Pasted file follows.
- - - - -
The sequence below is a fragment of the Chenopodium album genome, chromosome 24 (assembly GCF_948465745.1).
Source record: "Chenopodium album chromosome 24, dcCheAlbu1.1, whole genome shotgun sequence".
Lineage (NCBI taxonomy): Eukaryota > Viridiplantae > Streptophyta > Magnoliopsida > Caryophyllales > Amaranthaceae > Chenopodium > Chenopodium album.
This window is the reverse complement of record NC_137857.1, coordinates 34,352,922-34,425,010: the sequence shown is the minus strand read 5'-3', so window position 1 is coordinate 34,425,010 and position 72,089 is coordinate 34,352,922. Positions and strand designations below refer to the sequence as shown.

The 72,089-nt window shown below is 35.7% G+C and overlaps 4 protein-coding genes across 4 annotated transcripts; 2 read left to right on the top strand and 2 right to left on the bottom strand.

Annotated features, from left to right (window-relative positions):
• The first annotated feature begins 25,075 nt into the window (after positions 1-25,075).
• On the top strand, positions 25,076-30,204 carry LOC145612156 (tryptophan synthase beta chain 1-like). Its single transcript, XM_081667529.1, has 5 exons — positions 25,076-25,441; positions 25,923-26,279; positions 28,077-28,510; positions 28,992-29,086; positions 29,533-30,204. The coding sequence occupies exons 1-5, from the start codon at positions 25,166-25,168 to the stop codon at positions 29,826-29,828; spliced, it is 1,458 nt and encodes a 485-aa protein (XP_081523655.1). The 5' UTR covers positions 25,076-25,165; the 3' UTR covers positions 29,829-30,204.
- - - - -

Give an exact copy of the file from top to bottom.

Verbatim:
The sequence below is a fragment of the Chenopodium album genome, chromosome 24 (assembly GCF_948465745.1).
Source record: "Chenopodium album chromosome 24, dcCheAlbu1.1, whole genome shotgun sequence".
Lineage (NCBI taxonomy): Eukaryota > Viridiplantae > Streptophyta > Magnoliopsida > Caryophyllales > Amaranthaceae > Chenopodium > Chenopodium album.
This window is the reverse complement of record NC_137857.1, coordinates 34,352,922-34,425,010: the sequence shown is the minus strand read 5'-3', so window position 1 is coordinate 34,425,010 and position 72,089 is coordinate 34,352,922. Positions and strand designations below refer to the sequence as shown.

The 72,089-nt window shown below is 35.7% G+C and overlaps 4 protein-coding genes across 4 annotated transcripts; 2 read left to right on the top strand and 2 right to left on the bottom strand.

Annotated features, from left to right (window-relative positions):
• The first annotated feature begins 25,075 nt into the window (after positions 1-25,075).
• On the top strand, positions 25,076-30,204 carry LOC145612156 (tryptophan synthase beta chain 1-like). Its single transcript, XM_081667529.1, has 5 exons — positions 25,076-25,441; positions 25,923-26,279; positions 28,077-28,510; positions 28,992-29,086; positions 29,533-30,204. The coding sequence occupies exons 1-5, from the start codon at positions 25,166-25,168 to the stop codon at positions 29,826-29,828; spliced, it is 1,458 nt and encodes a 485-aa protein (XP_081523655.1). The 5' UTR covers positions 25,076-25,165; the 3' UTR covers positions 29,829-30,204.